Sci-fi movies love to give us an overly simplistic view of how alien invasions play out. The sequence of events is so standard it might as well have its own checklist. The aliens invade, things start blowing up, people scream in terror, all hope is lost, and the human race miraculously rallies to defeat the evil invaders. After that, the credits roll and the audience is left to assume that the world becomes one big utopian paradise in the mold of an old Coca Cola commercial.
It might leave a movie audience feeling satisfied, but overly simplistic resolutions rarely make for greater intrigue. Few movies embody this spirit more than 1996’s Independence Day. In terms of alien invasion movies, it’s the gold standard by which others are measured. It doesn’t just perfect the formula for sci-fi movies. It pours in time and money to create a sense of scope and scale that just can’t be achieved without a generous CGI budget.
Independence Day is the complete antithesis of the B-rated sci-fi movies of yesteryear that were made on budgets that only Roger Corman could work with. In the colorful history of the sci-fi genre, Independence Day remains a defining movie of its time and genre, but it also falls into the same trap of simplifying the aftermath of an alien invasion, leaving the audience to fill in the blanks.
Enter Victor Gischler and Steve Scott, who pick up where the end credits of the movie left off in Independence Day #2. This series, which initially comes off as another shameless promotion tool for an upcoming summer blockbuster, crafts an entirely new narrative around the aftermath of this iconic movie.
This narrative doesn’t include familiar names like President Whitmoore, Captain Steven Hillard, or David Levinson. It introduces a new set of characters in the first issue and sends them on a mission to search a crashed alien ship at the bottom of the ocean. Independence Day #2 gives these characters a chance to show their worth, and while it might not be the same worth of Will Smith, they prove they have plenty to offer.
These characters begin as generic military types, but given the overall narrative of Independence Day, it’s perfectly appropriate. Captain Joshua Adams and Dr. Jessica Morgan are the architects of this post-credits adventure. They decide, with the blessing of President Whitmoore, to investigate one of the crashed alien ships at the bottom of the Atlantic Ocean. It goes about as smoothly as nearly every other venture in the Independence Day world. That means aliens attack and humanity is at a woeful disadvantage.
The action and spirit of the movie is definitely there. It certainly becomes heightened in Independence Day #2 and since the first issue took the time to establish the characters, the plot has a level of dramatic weight. That weight, however, becomes a bit too familiar when this action-packed investigation fails to deliver the same level of drama as its big screen predecessor.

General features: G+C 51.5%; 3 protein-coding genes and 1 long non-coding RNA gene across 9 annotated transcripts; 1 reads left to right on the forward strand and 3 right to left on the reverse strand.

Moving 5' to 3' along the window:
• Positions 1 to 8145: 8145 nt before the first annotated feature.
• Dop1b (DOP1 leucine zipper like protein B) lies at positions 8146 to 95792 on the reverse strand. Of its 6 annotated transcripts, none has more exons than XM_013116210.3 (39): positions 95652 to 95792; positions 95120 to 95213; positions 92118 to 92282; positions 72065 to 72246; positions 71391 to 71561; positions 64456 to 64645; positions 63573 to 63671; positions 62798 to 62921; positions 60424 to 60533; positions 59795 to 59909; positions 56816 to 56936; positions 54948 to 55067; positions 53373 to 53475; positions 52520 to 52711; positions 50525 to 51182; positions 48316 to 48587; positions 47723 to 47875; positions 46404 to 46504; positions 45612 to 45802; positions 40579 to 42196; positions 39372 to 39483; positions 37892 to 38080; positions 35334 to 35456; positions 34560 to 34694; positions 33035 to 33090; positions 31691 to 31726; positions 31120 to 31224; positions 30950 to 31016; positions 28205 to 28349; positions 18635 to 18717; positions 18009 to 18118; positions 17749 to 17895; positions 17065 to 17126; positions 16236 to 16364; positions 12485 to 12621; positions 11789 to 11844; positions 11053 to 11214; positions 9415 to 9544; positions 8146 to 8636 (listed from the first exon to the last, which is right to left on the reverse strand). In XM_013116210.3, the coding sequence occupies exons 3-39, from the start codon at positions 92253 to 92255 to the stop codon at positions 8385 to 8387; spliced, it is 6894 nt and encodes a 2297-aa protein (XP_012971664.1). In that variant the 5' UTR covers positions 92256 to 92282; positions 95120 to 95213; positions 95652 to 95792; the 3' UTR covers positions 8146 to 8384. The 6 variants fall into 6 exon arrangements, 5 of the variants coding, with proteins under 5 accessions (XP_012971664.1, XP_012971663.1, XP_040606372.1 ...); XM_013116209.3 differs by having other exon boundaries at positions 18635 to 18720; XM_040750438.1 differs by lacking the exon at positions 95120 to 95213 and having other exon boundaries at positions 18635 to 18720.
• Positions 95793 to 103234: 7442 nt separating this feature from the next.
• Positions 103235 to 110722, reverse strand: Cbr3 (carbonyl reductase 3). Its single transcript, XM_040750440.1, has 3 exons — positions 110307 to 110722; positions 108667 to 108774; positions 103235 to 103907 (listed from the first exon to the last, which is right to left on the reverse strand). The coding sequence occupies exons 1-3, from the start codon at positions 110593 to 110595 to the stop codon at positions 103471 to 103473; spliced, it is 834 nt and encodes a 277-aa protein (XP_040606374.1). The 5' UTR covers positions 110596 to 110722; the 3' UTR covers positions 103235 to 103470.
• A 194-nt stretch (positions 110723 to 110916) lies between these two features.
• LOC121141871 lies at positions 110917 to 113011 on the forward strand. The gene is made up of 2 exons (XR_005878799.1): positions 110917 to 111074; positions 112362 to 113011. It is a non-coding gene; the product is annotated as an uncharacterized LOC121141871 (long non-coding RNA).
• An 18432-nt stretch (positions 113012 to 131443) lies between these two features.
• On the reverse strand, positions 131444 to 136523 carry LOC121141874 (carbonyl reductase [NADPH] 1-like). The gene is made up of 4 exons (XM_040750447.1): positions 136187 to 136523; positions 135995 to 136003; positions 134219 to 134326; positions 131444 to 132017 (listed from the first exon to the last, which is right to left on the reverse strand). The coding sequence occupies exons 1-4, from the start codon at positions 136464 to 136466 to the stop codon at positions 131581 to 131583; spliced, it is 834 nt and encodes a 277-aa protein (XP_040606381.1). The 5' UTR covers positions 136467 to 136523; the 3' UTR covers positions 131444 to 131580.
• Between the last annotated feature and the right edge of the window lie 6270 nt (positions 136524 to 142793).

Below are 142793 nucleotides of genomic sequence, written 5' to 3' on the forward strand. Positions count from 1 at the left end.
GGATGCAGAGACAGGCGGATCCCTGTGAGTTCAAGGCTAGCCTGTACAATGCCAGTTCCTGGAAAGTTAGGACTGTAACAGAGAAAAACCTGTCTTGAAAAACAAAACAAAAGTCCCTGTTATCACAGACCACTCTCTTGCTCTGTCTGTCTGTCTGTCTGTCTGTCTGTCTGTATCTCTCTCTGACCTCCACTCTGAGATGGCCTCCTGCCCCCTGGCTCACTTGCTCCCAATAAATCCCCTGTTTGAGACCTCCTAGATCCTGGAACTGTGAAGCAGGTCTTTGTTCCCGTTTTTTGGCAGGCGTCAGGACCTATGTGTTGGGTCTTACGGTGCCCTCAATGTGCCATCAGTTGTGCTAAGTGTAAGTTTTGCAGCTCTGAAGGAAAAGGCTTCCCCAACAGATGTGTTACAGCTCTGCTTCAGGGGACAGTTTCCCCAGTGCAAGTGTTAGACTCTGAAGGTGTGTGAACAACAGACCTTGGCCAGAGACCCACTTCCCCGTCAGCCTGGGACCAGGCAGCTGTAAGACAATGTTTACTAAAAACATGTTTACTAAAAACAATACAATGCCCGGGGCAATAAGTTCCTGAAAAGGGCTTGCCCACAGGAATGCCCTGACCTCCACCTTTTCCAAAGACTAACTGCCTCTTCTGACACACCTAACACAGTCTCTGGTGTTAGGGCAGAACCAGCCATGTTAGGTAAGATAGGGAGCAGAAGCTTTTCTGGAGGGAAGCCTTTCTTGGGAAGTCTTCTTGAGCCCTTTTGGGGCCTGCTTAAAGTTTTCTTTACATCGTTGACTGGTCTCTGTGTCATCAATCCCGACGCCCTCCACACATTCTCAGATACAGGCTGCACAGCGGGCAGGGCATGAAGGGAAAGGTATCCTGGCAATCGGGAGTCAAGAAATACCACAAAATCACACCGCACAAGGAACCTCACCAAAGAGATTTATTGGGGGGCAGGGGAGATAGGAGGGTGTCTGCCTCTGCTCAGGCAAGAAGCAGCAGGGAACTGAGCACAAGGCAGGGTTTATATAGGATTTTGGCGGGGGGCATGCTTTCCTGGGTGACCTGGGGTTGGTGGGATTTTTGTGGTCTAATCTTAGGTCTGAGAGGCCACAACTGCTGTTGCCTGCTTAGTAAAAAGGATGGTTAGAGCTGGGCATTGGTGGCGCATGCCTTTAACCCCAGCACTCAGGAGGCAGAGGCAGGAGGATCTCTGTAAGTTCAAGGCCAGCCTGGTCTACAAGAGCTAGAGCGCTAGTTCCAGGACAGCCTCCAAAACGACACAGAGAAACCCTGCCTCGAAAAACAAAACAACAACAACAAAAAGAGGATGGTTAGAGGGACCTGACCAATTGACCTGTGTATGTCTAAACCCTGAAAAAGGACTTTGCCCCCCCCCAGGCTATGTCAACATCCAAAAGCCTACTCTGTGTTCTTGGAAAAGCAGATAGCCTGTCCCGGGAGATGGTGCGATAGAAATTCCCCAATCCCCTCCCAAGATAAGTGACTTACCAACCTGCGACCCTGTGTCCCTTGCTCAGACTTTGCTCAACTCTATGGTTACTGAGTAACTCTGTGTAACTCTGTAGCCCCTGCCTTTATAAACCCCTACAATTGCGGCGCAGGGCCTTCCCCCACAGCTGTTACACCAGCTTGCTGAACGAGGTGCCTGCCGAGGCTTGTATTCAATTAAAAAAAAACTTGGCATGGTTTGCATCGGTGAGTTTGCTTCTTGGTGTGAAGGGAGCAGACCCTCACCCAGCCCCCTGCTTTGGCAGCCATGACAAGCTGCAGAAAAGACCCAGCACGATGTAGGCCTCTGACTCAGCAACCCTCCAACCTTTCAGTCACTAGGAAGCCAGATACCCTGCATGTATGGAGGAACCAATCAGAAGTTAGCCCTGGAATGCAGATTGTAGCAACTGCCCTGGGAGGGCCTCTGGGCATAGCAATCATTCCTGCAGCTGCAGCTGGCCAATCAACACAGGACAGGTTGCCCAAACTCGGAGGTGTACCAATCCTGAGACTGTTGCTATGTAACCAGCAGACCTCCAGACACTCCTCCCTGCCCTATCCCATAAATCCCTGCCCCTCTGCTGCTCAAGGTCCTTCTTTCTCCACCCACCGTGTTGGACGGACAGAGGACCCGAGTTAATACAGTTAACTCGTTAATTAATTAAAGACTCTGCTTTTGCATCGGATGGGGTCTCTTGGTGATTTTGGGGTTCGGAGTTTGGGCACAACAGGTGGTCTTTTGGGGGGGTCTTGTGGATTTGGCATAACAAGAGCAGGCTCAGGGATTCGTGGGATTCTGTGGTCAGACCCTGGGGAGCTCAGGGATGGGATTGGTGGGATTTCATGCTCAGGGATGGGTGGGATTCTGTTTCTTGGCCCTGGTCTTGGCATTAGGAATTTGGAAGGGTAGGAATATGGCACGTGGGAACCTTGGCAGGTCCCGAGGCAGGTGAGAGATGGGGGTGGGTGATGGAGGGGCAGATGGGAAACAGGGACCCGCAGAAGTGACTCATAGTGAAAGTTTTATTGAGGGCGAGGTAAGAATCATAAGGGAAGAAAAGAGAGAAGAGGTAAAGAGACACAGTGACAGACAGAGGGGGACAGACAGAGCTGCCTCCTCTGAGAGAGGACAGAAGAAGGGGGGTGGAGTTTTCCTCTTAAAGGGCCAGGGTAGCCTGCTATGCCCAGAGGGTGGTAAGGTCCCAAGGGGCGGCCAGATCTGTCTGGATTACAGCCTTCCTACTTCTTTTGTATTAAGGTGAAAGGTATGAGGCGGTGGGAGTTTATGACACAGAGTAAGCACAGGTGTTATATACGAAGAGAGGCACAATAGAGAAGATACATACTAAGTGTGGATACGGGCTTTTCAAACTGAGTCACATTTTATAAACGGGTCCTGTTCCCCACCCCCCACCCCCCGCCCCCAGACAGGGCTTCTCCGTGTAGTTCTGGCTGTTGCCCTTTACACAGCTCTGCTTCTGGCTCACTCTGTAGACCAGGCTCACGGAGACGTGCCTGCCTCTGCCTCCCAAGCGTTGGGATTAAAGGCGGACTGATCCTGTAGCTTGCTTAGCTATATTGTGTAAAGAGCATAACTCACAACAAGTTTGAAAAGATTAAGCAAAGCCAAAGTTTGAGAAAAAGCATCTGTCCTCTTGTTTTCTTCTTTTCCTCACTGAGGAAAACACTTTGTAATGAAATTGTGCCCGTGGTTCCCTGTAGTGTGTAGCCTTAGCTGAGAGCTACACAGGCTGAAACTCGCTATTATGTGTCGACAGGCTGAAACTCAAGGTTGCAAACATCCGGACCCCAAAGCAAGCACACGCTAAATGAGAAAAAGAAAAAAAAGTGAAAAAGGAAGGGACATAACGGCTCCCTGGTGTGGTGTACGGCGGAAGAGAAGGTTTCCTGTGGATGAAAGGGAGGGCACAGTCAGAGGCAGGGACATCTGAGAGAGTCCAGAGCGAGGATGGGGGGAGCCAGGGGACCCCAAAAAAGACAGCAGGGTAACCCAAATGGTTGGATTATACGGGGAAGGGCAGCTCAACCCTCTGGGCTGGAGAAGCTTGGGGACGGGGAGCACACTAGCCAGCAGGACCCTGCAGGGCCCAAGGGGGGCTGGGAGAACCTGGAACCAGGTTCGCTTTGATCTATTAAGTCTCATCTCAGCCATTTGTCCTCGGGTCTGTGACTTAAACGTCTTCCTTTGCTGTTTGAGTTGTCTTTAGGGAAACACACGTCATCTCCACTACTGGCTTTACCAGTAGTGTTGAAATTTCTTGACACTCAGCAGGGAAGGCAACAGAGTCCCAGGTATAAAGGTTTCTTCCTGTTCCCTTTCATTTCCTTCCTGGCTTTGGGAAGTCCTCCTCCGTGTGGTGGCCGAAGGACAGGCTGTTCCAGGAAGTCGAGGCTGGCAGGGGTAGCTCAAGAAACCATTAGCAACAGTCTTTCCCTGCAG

While it’s unreasonable to expect a comic to have the same impact as a movie with a production budget bigger than some countries, it’s reasonable to hope that the foundation left by the movie gives the narrative plenty of room for refinement. That refinement is lacking in Independence Day #2. There are times when the plot has the depth of a generic video game. If Independence Day had been a video game, this might have been appropriate. Instead, it just feels too generic and it has no dazzling CGI to make it memorable.
This is also where the overly simplistic assumptions about the aftermath of an alien invasion catch up to this story. The end of the movie gives the impression that shooting down these big, city-sized space ships effectively ends the alien threat. It doesn’t broach the possibility that some aliens survive, some ships manage to fight back, or these highly intelligent aliens realize that they just got hacked by a ‘90s era Apple laptop. Well that possibility is more than just a passing concern, and there’s no time for President Whitmoore to give another inspiring speech to address it.
The aliens, apparently, are determined to destroy Earth and every living thing on it. If they can’t do it with their fleet of city-sized space ships, they’ll do it with a more subtle fleet of underwater ships. In the context of the movie and the themes conveyed, it makes these highly advanced aliens seem somewhat inept, giving the species they’re trying to destroy huge targets when they just as easily could’ve tried a more covert approach. Then again, being so advanced, their concept of ineptitude might be alien as well.
Whatever their tactics, the story maintains a strong, concise plot that carries the characters through an alien ambience that feels perfectly in line with what the movie established. Steve Scott manages to convey the same visual themes of the film—and at only a fraction of the cost. That might be good news for the accountants working for 20th Century Fox, but it’s not going to have the same bedazzling impact that make blockbusters like Independence Day so iconic.
There are alien environments, armed clashes, and intense action sequences. There’s even an intriguing plot that builds on the ending of the movie. It just doesn’t build enough to make it the kind of spectacle that’ll make people feel better about overpaying for a movie ticket. Independence Day #2 has the basics, but lacks the refinements. It does enough to generate intrigue, but not enough to inspire awe, and that’s often the difference between a successful blockbuster and an egregious waste of popcorn.